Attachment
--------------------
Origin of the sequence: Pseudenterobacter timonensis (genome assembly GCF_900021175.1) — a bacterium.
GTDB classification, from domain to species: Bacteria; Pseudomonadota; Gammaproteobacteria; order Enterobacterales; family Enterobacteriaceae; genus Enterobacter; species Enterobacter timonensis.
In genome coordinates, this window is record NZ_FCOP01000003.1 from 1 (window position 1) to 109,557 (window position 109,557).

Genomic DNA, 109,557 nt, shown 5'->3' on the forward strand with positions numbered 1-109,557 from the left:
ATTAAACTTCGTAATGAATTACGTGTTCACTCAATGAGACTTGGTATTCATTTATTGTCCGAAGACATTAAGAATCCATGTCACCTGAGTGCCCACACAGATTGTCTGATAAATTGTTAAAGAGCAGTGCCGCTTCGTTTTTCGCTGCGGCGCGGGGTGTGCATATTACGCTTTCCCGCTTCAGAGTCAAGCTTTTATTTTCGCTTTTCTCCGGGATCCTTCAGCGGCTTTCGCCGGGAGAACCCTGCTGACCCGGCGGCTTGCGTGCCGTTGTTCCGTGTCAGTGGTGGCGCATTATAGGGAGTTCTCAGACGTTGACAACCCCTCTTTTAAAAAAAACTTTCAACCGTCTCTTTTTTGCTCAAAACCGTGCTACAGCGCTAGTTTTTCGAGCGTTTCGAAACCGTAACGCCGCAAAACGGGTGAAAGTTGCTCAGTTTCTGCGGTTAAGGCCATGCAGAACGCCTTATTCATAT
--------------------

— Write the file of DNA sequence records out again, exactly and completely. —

Origin of the sequence: Pseudenterobacter timonensis (genome assembly GCF_900021175.1) — a bacterium.
GTDB classification, from domain to species: Bacteria; Pseudomonadota; Gammaproteobacteria; order Enterobacterales; family Enterobacteriaceae; genus Enterobacter; species Enterobacter timonensis.
In genome coordinates, this window is record NZ_FCOP01000003.1 from 1 (window position 1) to 109,557 (window position 109,557).

Genomic DNA, 109,557 nt, shown 5'->3' on the forward strand with positions numbered 1-109,557 from the left:
ATTAAACTTCGTAATGAATTACGTGTTCACTCAATGAGACTTGGTATTCATTTATTGTCCGAAGACATTAAGAATCCATGTCACCTGAGTGCCCACACAGATTGTCTGATAAATTGTTAAAGAGCAGTGCCGCTTCGTTTTTCGCTGCGGCGCGGGGTGTGCATATTACGCTTTCCCGCTTCAGAGTCAAGCTTTTATTTTCGCTTTTCTCCGGGATCCTTCAGCGGCTTTCGCCGGGAGAACCCTGCTGACCCGGCGGCTTGCGTGCCGTTGTTCCGTGTCAGTGGTGGCGCATTATAGGGAGTTCTCAGACGTTGACAACCCCTCTTTTAAAAAAAACTTTCAACCGTCTCTTTTTTGCTCAAAACCGTGCTACAGCGCTAGTTTTTCGAGCGTTTCGAAACCGTAACGCCGCAAAACGGGTGAAAGTTGCTCAGTTTCTGCGGTTAAGGCCATGCAGAACGCCTTATTCATAT